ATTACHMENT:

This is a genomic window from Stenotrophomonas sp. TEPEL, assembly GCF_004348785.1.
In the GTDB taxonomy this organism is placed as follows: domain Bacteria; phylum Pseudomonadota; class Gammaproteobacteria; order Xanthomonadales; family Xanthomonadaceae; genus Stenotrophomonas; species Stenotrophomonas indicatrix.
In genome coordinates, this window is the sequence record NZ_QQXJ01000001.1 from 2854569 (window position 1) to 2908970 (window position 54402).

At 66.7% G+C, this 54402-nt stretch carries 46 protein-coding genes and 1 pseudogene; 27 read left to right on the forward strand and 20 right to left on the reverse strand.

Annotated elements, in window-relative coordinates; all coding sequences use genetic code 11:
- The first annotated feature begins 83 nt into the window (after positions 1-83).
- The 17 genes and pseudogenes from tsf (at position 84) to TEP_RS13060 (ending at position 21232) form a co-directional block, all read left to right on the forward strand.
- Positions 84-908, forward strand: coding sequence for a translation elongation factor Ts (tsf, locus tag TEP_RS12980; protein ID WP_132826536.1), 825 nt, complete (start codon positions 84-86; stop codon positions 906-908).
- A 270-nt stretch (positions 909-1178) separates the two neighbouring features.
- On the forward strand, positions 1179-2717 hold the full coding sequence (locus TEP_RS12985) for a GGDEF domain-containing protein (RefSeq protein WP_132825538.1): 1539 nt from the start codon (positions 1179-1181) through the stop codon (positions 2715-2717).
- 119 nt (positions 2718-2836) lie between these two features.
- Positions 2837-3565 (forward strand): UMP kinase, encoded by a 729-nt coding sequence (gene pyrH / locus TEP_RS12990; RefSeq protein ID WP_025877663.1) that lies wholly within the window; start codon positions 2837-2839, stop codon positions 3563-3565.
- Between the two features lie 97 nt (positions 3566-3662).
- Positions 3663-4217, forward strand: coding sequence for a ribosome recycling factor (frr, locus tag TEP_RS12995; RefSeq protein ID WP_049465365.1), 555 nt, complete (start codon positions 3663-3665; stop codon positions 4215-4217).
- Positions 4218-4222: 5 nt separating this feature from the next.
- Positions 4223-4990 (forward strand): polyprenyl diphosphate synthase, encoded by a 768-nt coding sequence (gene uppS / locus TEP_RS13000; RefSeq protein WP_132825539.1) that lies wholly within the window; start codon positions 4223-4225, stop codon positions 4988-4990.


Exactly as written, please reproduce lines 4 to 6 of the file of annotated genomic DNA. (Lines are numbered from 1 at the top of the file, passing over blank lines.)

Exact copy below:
At 66.7% G+C, this 54402-nt stretch carries 46 protein-coding genes and 1 pseudogene; 27 read left to right on the forward strand and 20 right to left on the reverse strand.

Annotated elements, in window-relative coordinates; all coding sequences use genetic code 11:
- The first annotated feature begins 83 nt into the window (after positions 1-83).